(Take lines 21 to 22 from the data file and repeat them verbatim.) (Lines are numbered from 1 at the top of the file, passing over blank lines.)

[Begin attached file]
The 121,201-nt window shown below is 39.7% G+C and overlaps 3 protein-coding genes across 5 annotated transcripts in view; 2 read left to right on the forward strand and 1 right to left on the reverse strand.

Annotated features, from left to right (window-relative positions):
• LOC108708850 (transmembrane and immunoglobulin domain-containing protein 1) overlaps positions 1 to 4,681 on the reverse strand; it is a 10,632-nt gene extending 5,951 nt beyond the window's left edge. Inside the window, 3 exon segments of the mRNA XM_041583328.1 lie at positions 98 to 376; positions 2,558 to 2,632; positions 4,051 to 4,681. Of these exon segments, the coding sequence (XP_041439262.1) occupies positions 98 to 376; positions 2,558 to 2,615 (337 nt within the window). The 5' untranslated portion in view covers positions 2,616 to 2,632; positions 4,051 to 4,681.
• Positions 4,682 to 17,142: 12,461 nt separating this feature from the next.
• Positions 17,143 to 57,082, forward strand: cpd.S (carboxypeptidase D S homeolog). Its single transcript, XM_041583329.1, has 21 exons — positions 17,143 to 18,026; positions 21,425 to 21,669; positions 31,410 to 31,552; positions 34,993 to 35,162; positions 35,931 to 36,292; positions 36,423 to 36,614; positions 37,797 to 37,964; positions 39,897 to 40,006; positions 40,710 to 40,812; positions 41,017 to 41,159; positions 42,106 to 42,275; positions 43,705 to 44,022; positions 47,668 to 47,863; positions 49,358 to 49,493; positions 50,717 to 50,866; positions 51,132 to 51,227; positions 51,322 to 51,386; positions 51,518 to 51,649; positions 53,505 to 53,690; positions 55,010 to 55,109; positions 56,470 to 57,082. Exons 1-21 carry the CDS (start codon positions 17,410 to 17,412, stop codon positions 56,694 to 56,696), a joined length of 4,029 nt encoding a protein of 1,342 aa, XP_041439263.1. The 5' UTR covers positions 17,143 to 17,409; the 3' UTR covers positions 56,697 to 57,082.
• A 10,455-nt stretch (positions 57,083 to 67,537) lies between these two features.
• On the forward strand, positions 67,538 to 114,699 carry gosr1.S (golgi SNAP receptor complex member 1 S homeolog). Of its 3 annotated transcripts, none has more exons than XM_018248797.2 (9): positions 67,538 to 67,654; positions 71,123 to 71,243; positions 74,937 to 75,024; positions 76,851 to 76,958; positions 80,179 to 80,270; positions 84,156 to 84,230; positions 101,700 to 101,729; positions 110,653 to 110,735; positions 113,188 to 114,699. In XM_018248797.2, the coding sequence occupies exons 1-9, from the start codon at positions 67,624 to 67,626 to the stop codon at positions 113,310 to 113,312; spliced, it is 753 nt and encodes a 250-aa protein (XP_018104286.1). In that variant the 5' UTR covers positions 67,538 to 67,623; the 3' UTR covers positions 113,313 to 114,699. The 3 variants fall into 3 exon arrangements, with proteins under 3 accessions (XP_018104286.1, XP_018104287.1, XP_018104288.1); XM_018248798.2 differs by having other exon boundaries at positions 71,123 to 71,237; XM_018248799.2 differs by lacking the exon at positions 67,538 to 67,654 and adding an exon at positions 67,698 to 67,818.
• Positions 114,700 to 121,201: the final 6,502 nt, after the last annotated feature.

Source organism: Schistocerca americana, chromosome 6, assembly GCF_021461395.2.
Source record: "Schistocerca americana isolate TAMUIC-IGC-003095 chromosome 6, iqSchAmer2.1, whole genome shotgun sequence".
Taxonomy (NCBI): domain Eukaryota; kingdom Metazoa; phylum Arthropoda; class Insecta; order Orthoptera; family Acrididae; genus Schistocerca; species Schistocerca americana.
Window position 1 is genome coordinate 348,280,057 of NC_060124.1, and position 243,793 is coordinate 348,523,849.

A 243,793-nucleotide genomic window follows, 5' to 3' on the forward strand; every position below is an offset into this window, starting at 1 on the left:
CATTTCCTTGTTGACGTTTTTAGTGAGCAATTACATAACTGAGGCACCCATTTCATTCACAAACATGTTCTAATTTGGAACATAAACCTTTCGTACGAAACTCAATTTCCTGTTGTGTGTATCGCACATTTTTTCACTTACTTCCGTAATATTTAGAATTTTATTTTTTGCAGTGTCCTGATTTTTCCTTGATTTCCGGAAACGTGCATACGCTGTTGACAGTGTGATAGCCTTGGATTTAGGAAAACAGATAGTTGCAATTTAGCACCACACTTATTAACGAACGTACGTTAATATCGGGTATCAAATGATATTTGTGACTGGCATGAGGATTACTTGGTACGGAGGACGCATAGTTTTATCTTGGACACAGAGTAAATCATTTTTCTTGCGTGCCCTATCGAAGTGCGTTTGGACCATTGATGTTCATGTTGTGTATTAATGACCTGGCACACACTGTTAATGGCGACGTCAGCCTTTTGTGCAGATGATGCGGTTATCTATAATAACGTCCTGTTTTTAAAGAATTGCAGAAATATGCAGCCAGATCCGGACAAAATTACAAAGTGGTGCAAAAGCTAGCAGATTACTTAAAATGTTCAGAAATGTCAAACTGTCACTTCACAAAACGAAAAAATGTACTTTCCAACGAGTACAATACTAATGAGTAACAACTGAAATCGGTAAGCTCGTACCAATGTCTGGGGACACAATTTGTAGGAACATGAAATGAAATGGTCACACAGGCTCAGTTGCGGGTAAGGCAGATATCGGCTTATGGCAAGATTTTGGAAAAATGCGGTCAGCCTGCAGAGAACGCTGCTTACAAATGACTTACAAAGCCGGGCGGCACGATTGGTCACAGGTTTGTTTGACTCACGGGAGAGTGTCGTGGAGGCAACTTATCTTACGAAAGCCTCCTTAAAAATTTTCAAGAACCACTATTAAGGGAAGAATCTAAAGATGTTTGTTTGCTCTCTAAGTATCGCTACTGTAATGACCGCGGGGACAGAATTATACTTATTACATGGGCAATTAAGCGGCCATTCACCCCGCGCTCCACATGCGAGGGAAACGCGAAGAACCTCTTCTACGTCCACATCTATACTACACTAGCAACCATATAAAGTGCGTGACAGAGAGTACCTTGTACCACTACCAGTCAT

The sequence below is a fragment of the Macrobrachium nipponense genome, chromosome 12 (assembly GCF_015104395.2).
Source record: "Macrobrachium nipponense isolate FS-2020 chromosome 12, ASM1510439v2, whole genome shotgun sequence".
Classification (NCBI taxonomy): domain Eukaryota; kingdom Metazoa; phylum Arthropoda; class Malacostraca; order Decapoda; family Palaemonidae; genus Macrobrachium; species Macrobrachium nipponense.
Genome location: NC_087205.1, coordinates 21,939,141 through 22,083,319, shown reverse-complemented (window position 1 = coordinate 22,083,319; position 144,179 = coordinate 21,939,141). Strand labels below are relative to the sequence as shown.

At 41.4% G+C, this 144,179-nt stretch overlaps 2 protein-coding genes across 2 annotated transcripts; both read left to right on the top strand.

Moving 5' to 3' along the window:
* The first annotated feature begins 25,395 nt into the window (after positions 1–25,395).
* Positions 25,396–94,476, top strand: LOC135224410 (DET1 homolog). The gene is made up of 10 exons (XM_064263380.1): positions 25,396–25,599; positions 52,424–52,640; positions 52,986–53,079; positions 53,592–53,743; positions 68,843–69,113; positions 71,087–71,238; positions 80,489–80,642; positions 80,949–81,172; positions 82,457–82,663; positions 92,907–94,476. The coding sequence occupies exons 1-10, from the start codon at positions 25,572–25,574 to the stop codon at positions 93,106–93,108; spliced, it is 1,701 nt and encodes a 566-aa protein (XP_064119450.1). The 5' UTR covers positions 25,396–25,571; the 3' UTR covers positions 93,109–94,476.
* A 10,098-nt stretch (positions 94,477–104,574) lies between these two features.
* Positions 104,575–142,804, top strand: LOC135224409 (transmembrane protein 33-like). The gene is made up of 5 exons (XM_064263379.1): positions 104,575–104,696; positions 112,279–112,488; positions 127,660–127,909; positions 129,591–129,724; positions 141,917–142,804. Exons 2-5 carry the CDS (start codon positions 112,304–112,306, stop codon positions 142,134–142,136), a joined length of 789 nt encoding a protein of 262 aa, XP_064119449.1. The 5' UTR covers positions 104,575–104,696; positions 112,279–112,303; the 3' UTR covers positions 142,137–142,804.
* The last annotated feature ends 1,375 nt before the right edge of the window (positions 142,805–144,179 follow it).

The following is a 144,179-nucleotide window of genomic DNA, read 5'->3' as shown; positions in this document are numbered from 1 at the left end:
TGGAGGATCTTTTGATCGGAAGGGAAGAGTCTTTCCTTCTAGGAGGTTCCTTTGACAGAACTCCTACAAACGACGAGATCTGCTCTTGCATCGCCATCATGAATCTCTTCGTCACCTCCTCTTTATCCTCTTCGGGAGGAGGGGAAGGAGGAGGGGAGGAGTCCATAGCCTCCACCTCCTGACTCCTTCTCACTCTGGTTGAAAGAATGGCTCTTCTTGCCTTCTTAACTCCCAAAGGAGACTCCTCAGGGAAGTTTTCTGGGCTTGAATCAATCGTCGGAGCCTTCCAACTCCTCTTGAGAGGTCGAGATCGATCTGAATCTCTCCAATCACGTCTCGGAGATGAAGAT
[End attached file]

* The first annotated feature begins 25,395 nt into the window (after positions 1–25,395).
* Positions 25,396–94,476, top strand: LOC135224410 (DET1 homolog). The gene is made up of 10 exons (XM_064263380.1): positions 25,396–25,599; positions 52,424–52,640; positions 52,986–53,079; positions 53,592–53,743; positions 68,843–69,113; positions 71,087–71,238; positions 80,489–80,642; positions 80,949–81,172; positions 82,457–82,663; positions 92,907–94,476. The coding sequence occupies exons 1-10, from the start codon at positions 25,572–25,574 to the stop codon at positions 93,106–93,108; spliced, it is 1,701 nt and encodes a 566-aa protein (XP_064119450.1). The 5' UTR covers positions 25,396–25,571; the 3' UTR covers positions 93,109–94,476.